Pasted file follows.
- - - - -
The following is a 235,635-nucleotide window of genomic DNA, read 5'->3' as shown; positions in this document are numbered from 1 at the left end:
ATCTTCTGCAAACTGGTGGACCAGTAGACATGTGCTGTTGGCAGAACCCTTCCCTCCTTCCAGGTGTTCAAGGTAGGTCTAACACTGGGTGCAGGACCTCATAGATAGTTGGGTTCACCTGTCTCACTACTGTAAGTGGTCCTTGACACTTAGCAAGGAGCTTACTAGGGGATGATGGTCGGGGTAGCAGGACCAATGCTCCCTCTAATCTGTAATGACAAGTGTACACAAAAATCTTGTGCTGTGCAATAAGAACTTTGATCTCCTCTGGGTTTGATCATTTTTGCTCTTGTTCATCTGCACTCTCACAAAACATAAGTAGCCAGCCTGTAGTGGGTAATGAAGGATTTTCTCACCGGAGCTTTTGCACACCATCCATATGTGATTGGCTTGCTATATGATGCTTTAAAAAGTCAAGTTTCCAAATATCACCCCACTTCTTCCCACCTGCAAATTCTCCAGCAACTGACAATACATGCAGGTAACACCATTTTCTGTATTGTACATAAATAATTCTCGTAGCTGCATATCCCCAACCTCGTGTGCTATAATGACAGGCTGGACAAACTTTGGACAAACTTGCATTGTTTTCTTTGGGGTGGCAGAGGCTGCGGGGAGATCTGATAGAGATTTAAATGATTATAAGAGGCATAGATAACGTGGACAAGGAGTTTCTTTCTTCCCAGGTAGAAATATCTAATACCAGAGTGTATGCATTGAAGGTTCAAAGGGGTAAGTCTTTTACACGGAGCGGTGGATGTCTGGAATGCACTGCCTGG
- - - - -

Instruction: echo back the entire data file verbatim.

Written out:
The following is a 235,635-nucleotide window of genomic DNA, read 5'->3' as shown; positions in this document are numbered from 1 at the left end:
ATCTTCTGCAAACTGGTGGACCAGTAGACATGTGCTGTTGGCAGAACCCTTCCCTCCTTCCAGGTGTTCAAGGTAGGTCTAACACTGGGTGCAGGACCTCATAGATAGTTGGGTTCACCTGTCTCACTACTGTAAGTGGTCCTTGACACTTAGCAAGGAGCTTACTAGGGGATGATGGTCGGGGTAGCAGGACCAATGCTCCCTCTAATCTGTAATGACAAGTGTACACAAAAATCTTGTGCTGTGCAATAAGAACTTTGATCTCCTCTGGGTTTGATCATTTTTGCTCTTGTTCATCTGCACTCTCACAAAACATAAGTAGCCAGCCTGTAGTGGGTAATGAAGGATTTTCTCACCGGAGCTTTTGCACACCATCCATATGTGATTGGCTTGCTATATGATGCTTTAAAAAGTCAAGTTTCCAAATATCACCCCACTTCTTCCCACCTGCAAATTCTCCAGCAACTGACAATACATGCAGGTAACACCATTTTCTGTATTGTACATAAATAATTCTCGTAGCTGCATATCCCCAACCTCGTGTGCTATAATGACAGGCTGGACAAACTTTGGACAAACTTGCATTGTTTTCTTTGGGGTGGCAGAGGCTGCGGGGAGATCTGATAGAGATTTAAATGATTATAAGAGGCATAGATAACGTGGACAAGGAGTTTCTTTCTTCCCAGGTAGAAATATCTAATACCAGAGTGTATGCATTGAAGGTTCAAAGGGGTAAGTCTTTTACACGGAGCGGTGGATGTCTGGAATGCACTGCCTGG